Rootshallbloke

Super Moderator
Staff member
Joined
Aug 14, 2009
Messages
19,172
Location
Westcliff riviera
Yep, the economic reality of this draconian, drawn-out lockdown is starting to hit home. And it's the people who are least at risk - children and the young - who will lose out the most.

You're right, I think history will look back on lockdown as an overreaction, and if this outbreak had happened say 20 years ago, without social media, without the constant news coverage, I don't think the reaction would've been the same. But hey, at least we 'protected the NHS'...
An overreaction which nearly every country in the world enforced and it was also endorsed by the World Health Organisation. How and when lockdown was introduced, and how well the world did or didn't handle the fall-out maybe will feature in history, but not lockdown.
 

Pubey

Frequent flyer in all buzzing chatrooms
Joined
Jan 3, 2018
Messages
31,333
The BBC now reporting that there could be 35k extra death through missed cancer referrals and diagnosis. In the beginning I was in favour of lockdown but now I'm not so sure.
The counterfactual will always be an uncertain estimate... we won't know the full impact on lockdown in terms of health issues and cancer, mental health etc. We won't fully know the impact it's had on educational achievement, on vulnerable people and children. However, what we do know with a degree of certainty that if we hadn't locked down then many tens of thousands, maybe hundreds of thousands, will have died. Plus in that situation, cancer services will have also ground to a halt because there wouldn't have been a workforce of doctors and health professionals to staff them. It's not an either/or.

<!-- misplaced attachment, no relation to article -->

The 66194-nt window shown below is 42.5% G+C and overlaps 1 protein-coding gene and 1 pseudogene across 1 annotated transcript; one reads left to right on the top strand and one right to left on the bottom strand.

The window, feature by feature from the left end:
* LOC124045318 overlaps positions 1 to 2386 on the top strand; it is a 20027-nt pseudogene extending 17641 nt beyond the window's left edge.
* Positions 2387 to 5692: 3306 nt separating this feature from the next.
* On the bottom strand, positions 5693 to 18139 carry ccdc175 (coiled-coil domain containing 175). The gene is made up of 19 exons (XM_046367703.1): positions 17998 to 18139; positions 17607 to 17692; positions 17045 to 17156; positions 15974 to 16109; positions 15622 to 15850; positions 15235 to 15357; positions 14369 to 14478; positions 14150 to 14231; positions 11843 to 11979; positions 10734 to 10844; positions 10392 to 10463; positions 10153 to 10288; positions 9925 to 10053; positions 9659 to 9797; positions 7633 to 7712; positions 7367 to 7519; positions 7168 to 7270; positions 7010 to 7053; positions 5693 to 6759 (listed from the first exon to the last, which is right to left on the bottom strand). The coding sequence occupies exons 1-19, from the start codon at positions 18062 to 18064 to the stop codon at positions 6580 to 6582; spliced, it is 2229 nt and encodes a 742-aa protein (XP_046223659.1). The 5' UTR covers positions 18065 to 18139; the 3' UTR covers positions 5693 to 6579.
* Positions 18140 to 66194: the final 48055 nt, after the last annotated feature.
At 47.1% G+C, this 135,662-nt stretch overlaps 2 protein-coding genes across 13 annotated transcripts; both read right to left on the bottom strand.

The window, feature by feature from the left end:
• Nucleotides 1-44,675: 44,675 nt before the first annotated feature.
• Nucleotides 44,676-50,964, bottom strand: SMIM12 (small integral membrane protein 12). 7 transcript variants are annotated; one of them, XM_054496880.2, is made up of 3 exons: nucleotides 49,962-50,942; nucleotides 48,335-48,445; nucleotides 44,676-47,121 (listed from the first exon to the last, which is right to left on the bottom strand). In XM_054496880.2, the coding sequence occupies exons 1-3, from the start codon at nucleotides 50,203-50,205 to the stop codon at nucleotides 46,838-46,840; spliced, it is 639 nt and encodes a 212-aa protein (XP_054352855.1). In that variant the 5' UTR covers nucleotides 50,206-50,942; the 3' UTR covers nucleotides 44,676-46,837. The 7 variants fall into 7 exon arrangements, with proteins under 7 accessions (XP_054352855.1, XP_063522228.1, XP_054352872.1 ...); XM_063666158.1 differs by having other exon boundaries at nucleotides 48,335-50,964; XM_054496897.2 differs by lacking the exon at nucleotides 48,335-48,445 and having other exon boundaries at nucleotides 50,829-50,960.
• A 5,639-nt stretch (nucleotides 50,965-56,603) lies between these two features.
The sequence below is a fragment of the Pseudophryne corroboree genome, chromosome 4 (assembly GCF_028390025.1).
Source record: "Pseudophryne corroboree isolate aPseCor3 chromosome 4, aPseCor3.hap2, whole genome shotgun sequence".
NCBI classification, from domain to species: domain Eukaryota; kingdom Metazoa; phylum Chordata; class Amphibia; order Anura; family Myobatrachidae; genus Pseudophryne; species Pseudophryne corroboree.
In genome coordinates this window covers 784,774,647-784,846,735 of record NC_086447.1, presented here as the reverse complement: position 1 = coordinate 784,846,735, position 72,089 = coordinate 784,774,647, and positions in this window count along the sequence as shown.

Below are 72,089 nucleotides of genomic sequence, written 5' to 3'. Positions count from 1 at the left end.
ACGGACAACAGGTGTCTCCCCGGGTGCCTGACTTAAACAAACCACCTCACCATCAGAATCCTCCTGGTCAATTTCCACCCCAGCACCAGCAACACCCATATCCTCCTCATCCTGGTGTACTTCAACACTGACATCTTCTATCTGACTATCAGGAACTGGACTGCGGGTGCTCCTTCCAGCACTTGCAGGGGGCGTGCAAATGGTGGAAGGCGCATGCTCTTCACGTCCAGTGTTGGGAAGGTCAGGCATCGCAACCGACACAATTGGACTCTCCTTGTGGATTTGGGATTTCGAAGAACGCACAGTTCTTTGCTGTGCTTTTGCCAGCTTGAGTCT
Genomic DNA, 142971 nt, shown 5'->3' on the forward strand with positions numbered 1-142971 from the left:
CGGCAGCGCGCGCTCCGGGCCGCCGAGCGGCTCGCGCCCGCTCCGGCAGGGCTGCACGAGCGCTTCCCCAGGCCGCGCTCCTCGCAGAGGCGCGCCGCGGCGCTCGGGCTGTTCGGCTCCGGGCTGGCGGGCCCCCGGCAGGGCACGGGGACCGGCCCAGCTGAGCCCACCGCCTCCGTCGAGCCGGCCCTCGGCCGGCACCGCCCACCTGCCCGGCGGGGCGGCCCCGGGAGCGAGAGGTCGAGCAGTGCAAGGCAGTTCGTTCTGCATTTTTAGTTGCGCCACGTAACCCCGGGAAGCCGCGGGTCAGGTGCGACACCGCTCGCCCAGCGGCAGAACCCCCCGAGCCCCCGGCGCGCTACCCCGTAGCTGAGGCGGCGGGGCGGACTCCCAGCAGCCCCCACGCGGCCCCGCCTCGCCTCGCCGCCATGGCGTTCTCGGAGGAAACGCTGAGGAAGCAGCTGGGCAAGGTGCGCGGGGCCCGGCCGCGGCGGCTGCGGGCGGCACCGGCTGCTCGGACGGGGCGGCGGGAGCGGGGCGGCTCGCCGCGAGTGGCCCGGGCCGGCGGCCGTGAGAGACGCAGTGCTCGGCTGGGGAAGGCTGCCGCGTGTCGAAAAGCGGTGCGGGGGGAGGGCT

Also I can't find the report by HDR and modelling the impact of lockdown on hard outcomes like cancer deaths is very difficult to do, so take this with a pinch of salt.
 

GNH

Fish House Ultras
Joined
Oct 26, 2003
Messages
2,528
Location
Rayleigh
The counterfactual will always be an uncertain estimate... we won't know the full impact on lockdown in terms of health issues and cancer, mental health etc. We won't fully know the impact it's had on educational achievement, on vulnerable people and children. However, what we do know with a degree of certainty that if we hadn't locked down then many tens of thousands, maybe hundreds of thousands, will have died. Plus in that situation, cancer services will have also ground to a halt because there wouldn't have been a workforce of doctors and health professionals to staff them. It's not an either/or.